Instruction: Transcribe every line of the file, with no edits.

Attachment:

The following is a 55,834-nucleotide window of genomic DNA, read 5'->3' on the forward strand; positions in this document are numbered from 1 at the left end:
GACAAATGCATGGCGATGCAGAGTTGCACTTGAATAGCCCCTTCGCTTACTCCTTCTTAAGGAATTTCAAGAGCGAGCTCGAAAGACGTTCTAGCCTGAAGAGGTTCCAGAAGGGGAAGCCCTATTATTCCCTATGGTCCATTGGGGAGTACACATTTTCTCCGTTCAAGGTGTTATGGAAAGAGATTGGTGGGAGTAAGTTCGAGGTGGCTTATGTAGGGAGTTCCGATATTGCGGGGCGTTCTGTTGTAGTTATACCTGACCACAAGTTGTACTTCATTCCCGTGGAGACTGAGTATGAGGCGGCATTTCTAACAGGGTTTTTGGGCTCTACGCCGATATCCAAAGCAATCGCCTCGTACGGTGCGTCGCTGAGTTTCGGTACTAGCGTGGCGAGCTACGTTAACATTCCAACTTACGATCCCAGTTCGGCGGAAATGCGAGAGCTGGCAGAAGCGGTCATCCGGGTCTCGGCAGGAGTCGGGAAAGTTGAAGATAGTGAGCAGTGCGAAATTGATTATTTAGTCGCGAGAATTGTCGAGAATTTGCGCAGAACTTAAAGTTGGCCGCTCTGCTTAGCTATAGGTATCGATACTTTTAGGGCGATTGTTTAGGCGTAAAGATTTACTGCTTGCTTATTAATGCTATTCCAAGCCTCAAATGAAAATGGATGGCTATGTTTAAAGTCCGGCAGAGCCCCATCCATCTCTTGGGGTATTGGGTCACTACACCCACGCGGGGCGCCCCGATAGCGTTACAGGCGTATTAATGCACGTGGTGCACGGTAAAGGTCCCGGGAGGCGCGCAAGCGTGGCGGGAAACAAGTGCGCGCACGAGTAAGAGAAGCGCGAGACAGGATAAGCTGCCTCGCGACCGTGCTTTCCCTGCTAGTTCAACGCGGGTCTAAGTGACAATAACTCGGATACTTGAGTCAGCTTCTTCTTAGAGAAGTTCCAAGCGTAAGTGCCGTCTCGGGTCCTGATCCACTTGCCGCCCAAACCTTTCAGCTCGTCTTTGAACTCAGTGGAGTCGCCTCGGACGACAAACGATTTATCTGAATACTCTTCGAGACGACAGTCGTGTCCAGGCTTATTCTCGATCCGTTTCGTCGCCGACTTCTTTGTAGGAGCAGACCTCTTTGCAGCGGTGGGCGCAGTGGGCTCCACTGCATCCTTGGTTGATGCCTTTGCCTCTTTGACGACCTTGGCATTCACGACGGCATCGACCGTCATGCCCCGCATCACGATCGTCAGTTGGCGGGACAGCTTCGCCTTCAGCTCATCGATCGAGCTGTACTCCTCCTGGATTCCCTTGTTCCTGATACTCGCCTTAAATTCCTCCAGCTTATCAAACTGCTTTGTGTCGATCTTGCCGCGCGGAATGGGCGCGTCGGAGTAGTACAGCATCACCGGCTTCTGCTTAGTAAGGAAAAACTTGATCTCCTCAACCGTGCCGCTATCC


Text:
The following is a 55,834-nucleotide window of genomic DNA, read 5'->3' on the forward strand; positions in this document are numbered from 1 at the left end:
GACAAATGCATGGCGATGCAGAGTTGCACTTGAATAGCCCCTTCGCTTACTCCTTCTTAAGGAATTTCAAGAGCGAGCTCGAAAGACGTTCTAGCCTGAAGAGGTTCCAGAAGGGGAAGCCCTATTATTCCCTATGGTCCATTGGGGAGTACACATTTTCTCCGTTCAAGGTGTTATGGAAAGAGATTGGTGGGAGTAAGTTCGAGGTGGCTTATGTAGGGAGTTCCGATATTGCGGGGCGTTCTGTTGTAGTTATACCTGACCACAAGTTGTACTTCATTCCCGTGGAGACTGAGTATGAGGCGGCATTTCTAACAGGGTTTTTGGGCTCTACGCCGATATCCAAAGCAATCGCCTCGTACGGTGCGTCGCTGAGTTTCGGTACTAGCGTGGCGAGCTACGTTAACATTCCAACTTACGATCCCAGTTCGGCGGAAATGCGAGAGCTGGCAGAAGCGGTCATCCGGGTCTCGGCAGGAGTCGGGAAAGTTGAAGATAGTGAGCAGTGCGAAATTGATTATTTAGTCGCGAGAATTGTCGAGAATTTGCGCAGAACTTAAAGTTGGCCGCTCTGCTTAGCTATAGGTATCGATACTTTTAGGGCGATTGTTTAGGCGTAAAGATTTACTGCTTGCTTATTAATGCTATTCCAAGCCTCAAATGAAAATGGATGGCTATGTTTAAAGTCCGGCAGAGCCCCATCCATCTCTTGGGGTATTGGGTCACTACACCCACGCGGGGCGCCCCGATAGCGTTACAGGCGTATTAATGCACGTGGTGCACGGTAAAGGTCCCGGGAGGCGCGCAAGCGTGGCGGGAAACAAGTGCGCGCACGAGTAAGAGAAGCGCGAGACAGGATAAGCTGCCTCGCGACCGTGCTTTCCCTGCTAGTTCAACGCGGGTCTAAGTGACAATAACTCGGATACTTGAGTCAGCTTCTTCTTAGAGAAGTTCCAAGCGTAAGTGCCGTCTCGGGTCCTGATCCACTTGCCGCCCAAACCTTTCAGCTCGTCTTTGAACTCAGTGGAGTCGCCTCGGACGACAAACGATTTATCTGAATACTCTTCGAGACGACAGTCGTGTCCAGGCTTATTCTCGATCCGTTTCGTCGCCGACTTCTTTGTAGGAGCAGACCTCTTTGCAGCGGTGGGCGCAGTGGGCTCCACTGCATCCTTGGTTGATGCCTTTGCCTCTTTGACGACCTTGGCATTCACGACGGCATCGACCGTCATGCCCCGCATCACGATCGTCAGTTGGCGGGACAGCTTCGCCTTCAGCTCATCGATCGAGCTGTACTCCTCCTGGATTCCCTTGTTCCTGATACTCGCCTTAAATTCCTCCAGCTTATCAAACTGCTTTGTGTCGATCTTGCCGCGCGGAATGGGCGCGTCGGAGTAGTACAGCATCACCGGCTTCTGCTTAGTAAGGAAAAACTTGATCTCCTCAACCGTGCCGCTATCC